2017 Senior Ushers of Camphor Memorial United Methodist Church: Barbara Daigre, Luella Johnson, Edith Cox, Audrey Palmer, Robbyn Matthews, Willie Johnson, Geraldine Simms, Mary Emerson, Alton Bates, Alton Bates II, Alex Coleman Jr., Renard Compton, Luttrell Cox, Herman Daigre Sr., Larry Palmer, Jackie Hamilton, John Hammond, Wander Henderson, Diane Henry, Gwendolyn Herson, Henry Knox Jr., Mattie Robinson, Josh McDaniels Jr., Gail McKay, Sandra Sterling, Lurlean W. Woods, Esau Wright, Michelle Johnson, Ceasar Wilson and Jennifer Patterson.

    Camphor is proud and blessed to have two other active ushering groups: The Young Adult Ushers and the Junior Ushers who are aspiring to become Senior Ushers.

    The Ushers have dedicated themselves to God’s work, focusing on evangelism, preparation for worship services and promoting growth and development through Christianity. A Journey of Eighty Years of Ushering Ministry as Servants of God.

    Submitted by P. Johnson

    First row: (L-R) Alton Bates, Alton Bates II, Larry Palmer, Esau Wright, Herman Daigre Sr., Barbara Daigre, Luella Johnson, Gwendolyn Herson, Edith Cox, Audrey Palmer, Jackie Hamilton, Geraldine Simms, Lurlean Wade, Mary Emerson, Diane Henry, and Wanda Henderson. Back Row: (L-R) Luttrell Cox, Alex Coleman Jr., Ceasar Wilson, Renard Compton and Robbyn Mathews. Picture by Ernise Singleton

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  • SU provides an outing for children of incarcerated parents

    The Southern University Ag Center’s 4-H Living Interactive Family Education (LIFE) Mentoring Program and Changing How I Live Life (CHILL) group participated in a tour of the Global Wildlife Center in Folsom, La. on July 18, 2017.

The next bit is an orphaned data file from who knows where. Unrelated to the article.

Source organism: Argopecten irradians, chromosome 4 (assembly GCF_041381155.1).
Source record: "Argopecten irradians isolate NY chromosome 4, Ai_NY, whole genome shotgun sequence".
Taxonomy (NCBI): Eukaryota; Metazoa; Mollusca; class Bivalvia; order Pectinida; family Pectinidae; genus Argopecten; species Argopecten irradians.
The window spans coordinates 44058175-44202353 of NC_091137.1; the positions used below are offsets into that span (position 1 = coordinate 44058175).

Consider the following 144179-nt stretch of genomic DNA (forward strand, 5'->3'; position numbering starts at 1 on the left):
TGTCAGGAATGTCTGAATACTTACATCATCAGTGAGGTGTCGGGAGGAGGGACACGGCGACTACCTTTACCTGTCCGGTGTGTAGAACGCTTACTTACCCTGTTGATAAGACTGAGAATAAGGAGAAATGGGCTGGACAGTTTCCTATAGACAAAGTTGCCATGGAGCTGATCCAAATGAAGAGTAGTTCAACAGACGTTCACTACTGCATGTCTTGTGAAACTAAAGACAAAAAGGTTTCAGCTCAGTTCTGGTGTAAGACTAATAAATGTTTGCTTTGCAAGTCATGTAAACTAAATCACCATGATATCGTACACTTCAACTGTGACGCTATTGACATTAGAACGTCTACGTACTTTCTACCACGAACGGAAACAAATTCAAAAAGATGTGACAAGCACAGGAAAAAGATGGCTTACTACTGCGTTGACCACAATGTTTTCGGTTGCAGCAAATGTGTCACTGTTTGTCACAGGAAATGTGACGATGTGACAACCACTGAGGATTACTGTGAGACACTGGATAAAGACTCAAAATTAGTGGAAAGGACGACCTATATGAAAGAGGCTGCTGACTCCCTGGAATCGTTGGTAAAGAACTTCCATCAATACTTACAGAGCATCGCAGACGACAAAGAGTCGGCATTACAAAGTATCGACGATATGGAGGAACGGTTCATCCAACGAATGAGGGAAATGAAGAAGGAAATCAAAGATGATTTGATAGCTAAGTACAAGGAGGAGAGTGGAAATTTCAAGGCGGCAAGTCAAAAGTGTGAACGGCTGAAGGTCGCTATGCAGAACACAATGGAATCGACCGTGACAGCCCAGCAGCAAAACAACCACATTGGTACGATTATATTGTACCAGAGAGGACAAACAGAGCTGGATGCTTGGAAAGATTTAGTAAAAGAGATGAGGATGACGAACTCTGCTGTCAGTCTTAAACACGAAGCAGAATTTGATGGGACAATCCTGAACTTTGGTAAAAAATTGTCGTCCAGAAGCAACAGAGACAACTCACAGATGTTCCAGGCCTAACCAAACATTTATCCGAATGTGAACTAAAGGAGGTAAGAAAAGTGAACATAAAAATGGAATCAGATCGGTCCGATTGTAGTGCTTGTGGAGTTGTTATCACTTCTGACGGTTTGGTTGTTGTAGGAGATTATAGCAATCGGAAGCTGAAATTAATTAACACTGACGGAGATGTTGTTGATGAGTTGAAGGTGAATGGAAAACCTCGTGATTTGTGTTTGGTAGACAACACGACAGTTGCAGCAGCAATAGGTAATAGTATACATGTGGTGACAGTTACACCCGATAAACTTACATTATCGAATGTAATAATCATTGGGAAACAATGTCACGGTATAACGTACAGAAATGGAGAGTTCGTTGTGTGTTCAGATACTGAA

A total of 28 participants – 18 youth along with 10 mentors, volunteers, SU Ag Center staff and caregivers – from East Baton Rouge and St. Landry Parishes attended the tour.
    The youth were extremely excited and amazed to see and learn about so many exotic animals from all over the world. As an added bonus, the youth were able to feed the animals.
    Many youth and caregivers stated they had never visited the Global Wildlife Center and were happy the 4-H LIFE team put the tour together. Read more.
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  • Advocates needed for persons with developmental disabilities

    The Louisiana Developmental Disabilities Council is currently recruiting parent or guardian applicants from Region II and individuals with developmental disabilities from any region of the state to fill two anticipated vacancies. Region II includes Ascension, East Baton Rouge, East Feliciana, Iberville, Pointe Coupee, West Baton Rouge, and West Feliciana parishes.
    The deadline for applications in order to be considered for these positions is September 7, 2017. 
     
    Applicants must be one of the following:
    • An individual with a developmental disability;
    • A parent or guardian of a child with a developmental disability; or
    • The immediate relative or guardian of an adult with an intellectual developmental disability who cannot advocate for themselves.